January 14, 2013
Ecological Study at Camp Lejeune Earns Department of Defense Award
- An ecological research program earned an award for helping the DoD manage coastal installations in more effective and sustainable ways
- The project produced scientific findings and ecosystem-based management tools that will help the military evaluate training and management options
- The project is led by RTI International and sponsored by DoD’s Strategic Environmental Research and Development Program
- Lisa Bistreich-Wolfe
- Kami Spangenberg
RTI International team awarded five-year follow-on contract to continue research on climate change and carbon cycle
RESEARCH TRIANGLE PARK, N.C. – A six-year interdisciplinary ecological research program sponsored by DoD’s Strategic Environmental Research and Development Program (SERDP), has earned an award for its work helping the DoD manage its coastal installations in more effective and sustainable ways.
The Defense Coastal/Estuarine Research Program (DCERP), led by RTI International and hosted at Marine Corps Base Camp Lejeune in Jacksonville, N.C., produced important new scientific findings and ecosystem-based management tools that will help the military evaluate training and management options in concert with the important goal of protecting the environmental health of the coastal ecosystems.
The research program is a collaborative effort of environmental researchers from RTI, seven universities, three federal agencies and two small businesses. The DCERP team was awarded the SERDP 2012 Project of the Year Award in the area of Resource Conservation and Climate Change.
Throughout the program, begun in 2006, RTI provided overall technical management and integration among the research partners and developed the data management system. The DCERP team studied the ecosystems at Marine Corps Base Camp Lejeune to gain a greater understanding of how man-made (nutrients, sediment) and natural stressors (drought, storms) impact the installation land and waters.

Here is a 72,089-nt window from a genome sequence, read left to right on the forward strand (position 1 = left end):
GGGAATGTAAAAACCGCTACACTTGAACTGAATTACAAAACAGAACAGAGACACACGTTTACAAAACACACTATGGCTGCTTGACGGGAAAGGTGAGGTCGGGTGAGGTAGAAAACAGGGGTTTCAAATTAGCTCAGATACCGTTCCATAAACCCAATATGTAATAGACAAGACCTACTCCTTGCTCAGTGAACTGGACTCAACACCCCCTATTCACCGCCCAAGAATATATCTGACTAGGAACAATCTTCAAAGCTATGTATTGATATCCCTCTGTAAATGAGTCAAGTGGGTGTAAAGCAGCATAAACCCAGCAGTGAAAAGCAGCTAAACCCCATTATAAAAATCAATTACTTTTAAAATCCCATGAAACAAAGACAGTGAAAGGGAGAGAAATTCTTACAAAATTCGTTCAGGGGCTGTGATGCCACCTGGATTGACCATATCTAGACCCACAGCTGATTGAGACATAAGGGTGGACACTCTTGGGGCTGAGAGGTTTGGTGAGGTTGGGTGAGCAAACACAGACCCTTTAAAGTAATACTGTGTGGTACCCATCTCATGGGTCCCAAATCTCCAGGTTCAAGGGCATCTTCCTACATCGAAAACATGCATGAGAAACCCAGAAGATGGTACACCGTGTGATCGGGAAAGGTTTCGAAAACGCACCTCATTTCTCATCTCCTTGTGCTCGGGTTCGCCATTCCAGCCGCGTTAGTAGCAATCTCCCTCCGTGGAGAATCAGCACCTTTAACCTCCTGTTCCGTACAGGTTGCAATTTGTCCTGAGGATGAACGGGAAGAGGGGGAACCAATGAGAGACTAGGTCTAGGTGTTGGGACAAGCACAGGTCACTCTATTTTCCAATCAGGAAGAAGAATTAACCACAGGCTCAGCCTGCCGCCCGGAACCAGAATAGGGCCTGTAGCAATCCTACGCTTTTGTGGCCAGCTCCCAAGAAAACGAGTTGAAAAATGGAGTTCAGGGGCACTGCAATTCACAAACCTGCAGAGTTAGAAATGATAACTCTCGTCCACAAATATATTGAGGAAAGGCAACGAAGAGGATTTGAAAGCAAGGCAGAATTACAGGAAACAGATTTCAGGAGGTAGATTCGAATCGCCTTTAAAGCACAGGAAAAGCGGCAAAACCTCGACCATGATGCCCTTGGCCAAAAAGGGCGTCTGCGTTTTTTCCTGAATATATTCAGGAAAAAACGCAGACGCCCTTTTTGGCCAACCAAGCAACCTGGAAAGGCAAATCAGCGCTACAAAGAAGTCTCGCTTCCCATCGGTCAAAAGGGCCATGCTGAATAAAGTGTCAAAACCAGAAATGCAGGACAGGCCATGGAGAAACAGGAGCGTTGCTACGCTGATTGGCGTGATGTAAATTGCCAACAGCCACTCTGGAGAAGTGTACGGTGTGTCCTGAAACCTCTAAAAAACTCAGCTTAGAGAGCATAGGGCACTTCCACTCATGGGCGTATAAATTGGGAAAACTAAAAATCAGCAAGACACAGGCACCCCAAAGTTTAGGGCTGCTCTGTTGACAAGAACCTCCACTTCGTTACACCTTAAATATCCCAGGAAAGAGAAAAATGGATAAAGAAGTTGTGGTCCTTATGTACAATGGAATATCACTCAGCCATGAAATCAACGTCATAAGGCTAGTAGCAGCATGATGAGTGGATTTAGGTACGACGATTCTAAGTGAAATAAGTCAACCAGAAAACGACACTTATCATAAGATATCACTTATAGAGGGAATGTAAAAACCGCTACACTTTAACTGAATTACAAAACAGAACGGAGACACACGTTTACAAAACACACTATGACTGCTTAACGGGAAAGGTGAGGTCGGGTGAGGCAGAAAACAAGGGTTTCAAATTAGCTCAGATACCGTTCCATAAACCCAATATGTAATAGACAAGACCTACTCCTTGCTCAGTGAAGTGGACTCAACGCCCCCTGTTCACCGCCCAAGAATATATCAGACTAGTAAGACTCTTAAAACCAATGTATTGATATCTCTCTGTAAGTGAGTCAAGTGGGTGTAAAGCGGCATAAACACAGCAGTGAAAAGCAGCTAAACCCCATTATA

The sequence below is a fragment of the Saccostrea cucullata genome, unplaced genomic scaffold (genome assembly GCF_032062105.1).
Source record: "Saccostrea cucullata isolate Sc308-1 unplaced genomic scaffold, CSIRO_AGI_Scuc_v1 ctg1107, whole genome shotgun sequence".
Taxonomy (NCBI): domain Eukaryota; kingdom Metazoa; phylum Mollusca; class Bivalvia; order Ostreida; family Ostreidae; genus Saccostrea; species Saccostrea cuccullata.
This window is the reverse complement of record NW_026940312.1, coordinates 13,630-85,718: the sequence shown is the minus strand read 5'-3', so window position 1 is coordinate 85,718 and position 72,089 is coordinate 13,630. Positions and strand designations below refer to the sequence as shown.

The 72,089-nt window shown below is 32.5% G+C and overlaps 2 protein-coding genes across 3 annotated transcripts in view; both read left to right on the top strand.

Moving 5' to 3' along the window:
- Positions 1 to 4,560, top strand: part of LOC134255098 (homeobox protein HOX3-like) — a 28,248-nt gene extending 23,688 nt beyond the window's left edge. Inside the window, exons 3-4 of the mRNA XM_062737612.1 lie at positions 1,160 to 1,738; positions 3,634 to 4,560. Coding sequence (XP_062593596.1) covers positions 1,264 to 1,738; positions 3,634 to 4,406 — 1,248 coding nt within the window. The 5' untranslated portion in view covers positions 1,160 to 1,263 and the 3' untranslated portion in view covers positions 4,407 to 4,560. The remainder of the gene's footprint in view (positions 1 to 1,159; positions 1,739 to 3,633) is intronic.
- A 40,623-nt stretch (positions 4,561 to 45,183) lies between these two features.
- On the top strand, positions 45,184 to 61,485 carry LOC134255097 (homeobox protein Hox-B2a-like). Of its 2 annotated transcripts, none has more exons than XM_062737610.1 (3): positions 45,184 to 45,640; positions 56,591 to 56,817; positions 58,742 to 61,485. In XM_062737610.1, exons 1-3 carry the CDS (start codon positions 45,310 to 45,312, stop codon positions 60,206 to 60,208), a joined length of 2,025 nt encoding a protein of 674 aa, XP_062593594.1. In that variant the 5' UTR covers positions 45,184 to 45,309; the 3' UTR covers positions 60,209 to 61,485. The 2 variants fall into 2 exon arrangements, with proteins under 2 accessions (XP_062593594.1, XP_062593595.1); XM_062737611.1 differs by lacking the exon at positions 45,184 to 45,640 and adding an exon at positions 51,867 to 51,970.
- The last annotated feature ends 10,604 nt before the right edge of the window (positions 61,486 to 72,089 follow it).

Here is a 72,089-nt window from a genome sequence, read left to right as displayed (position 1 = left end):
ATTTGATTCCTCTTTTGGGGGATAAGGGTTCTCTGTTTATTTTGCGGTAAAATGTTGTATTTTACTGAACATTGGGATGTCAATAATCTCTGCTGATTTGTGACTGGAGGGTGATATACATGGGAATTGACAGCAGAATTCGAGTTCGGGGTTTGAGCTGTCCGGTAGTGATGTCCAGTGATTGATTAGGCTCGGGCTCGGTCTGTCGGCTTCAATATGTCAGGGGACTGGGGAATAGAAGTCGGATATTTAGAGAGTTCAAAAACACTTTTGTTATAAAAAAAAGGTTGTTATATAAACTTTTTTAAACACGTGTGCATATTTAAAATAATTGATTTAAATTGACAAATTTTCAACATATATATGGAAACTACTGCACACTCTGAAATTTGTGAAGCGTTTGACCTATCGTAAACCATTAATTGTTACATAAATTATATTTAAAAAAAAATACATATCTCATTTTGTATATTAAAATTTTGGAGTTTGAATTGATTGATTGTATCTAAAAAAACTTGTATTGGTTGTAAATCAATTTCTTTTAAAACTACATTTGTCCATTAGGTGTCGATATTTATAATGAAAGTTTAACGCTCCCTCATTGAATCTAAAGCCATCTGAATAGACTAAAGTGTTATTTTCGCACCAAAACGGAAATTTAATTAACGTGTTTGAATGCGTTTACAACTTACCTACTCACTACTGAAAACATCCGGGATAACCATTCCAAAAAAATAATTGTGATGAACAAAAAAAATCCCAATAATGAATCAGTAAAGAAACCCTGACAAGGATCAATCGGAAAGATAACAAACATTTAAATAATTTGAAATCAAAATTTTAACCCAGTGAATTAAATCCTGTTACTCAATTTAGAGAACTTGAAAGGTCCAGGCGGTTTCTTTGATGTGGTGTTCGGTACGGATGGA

Camp Lejeune is the largest Marine Corps training installation on the East Coast and home to a dynamic and diverse set of coastal ecosystems. The installation’s 156,000 acres include mostly undeveloped barrier island, upland pine forests and coastal salt marshes that support a wide variety of birds and other wildlife. In addition, the installation encompasses the majority of the New River Estuary and includes a portion of the Intracoastal Waterway.
The program has helped installation managers better understand the effects of military training activities on Base ecosystems, most notably the amphibious assault training areas on Onslow Beach and associated areas adjoining the Intracoastal Waterway. Researchers provided recommendations to reduce marsh shoreline erosion, improve water quality in the New River, and support use of various forestry management practices to meet installation restoration goals. The Department of Defense expects to transition the program’s ecosystem-based management approach to other military installations in similar ecological settings.
“This program has served as a model for ecosystem-based management by bringing together multiple organizations and scientific disciplines to ensure the research is linked to practical installation management questions,” said Patricia Cunningham, Ph.D., an environmental biologist at RTI and principal investigator for the program.
Overall, the researchers found that the military training and land use on the installation have not had a significant impact on the ecosystems at the current level of training. However, due to increased development at Camp Lejeune to accommodate the training of additional Marines, the program team recommended continued surveillance of both land and water quality impacts.
“The Marine Corps have been a strong partner in this program,” Cunningham said. “The natural resources staff want to do everything they can to protect these ecologically and economically important ecosystems. The Marines at Camp Lejeune must train in a variety of landscapes they may encounter under actual combat conditions—and that training can happen only if the unique ecosystems across the installation that support this training can be sustained into the future.”
The DCERP team researchers included experts from the University of North Carolina at Chapel Hill's Institute of Marine Sciences, North Carolina State University, Duke University, the College of William and Mary's Virginia Institute of Marine Science, Virginia Polytechnic Institute and State University, the University of South Carolina, and the University of Connecticut; as well as scientists from the National Oceanic and Atmospheric Administration Laboratory, the U.S. Geological Survey, and the US Army Corps of Engineers. Two private companies, Atmospheric Research and Analyses and Porter Scientific, also provided technical support to the program.
As a result of the program’s success, the RTI DCERP team competed for and has been awarded a $10 million, five-year follow-on contract at Camp Lejeune to continue studying the carbon cycle and climate change impacts and to develop additional tools to help installation managers make sustainable, ecosystem-based decisions.
For more information about the program, please visit https://dcerp.rti.org/.